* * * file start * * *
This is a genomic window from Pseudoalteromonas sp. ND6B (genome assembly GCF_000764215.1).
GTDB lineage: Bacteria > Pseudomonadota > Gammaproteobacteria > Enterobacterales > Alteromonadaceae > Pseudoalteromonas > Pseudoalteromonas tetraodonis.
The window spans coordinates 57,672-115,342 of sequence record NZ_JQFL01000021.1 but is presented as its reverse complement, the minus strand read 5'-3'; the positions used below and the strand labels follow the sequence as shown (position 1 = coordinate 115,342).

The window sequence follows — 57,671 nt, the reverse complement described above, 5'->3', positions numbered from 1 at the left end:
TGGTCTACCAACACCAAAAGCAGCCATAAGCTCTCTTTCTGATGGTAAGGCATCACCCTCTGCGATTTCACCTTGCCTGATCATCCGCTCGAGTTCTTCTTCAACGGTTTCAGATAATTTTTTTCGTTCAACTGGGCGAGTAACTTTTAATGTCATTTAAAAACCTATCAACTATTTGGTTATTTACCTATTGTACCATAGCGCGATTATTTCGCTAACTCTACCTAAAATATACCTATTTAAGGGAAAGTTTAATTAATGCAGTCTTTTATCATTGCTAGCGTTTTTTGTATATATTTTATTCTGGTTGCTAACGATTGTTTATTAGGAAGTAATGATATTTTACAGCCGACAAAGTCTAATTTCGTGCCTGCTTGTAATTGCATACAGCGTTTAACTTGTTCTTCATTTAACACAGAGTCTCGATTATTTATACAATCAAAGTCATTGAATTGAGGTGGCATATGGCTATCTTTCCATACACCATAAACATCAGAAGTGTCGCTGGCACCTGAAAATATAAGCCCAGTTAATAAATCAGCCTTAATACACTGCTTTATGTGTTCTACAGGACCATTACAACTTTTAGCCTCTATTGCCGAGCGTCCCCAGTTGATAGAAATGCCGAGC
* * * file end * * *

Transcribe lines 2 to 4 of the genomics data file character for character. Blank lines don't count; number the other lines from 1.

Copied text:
GTDB lineage: Bacteria > Pseudomonadota > Gammaproteobacteria > Enterobacterales > Alteromonadaceae > Pseudoalteromonas > Pseudoalteromonas tetraodonis.
The window spans coordinates 57,672-115,342 of sequence record NZ_JQFL01000021.1 but is presented as its reverse complement, the minus strand read 5'-3'; the positions used below and the strand labels follow the sequence as shown (position 1 = coordinate 115,342).

The window sequence follows — 57,671 nt, the reverse complement described above, 5'->3', positions numbered from 1 at the left end: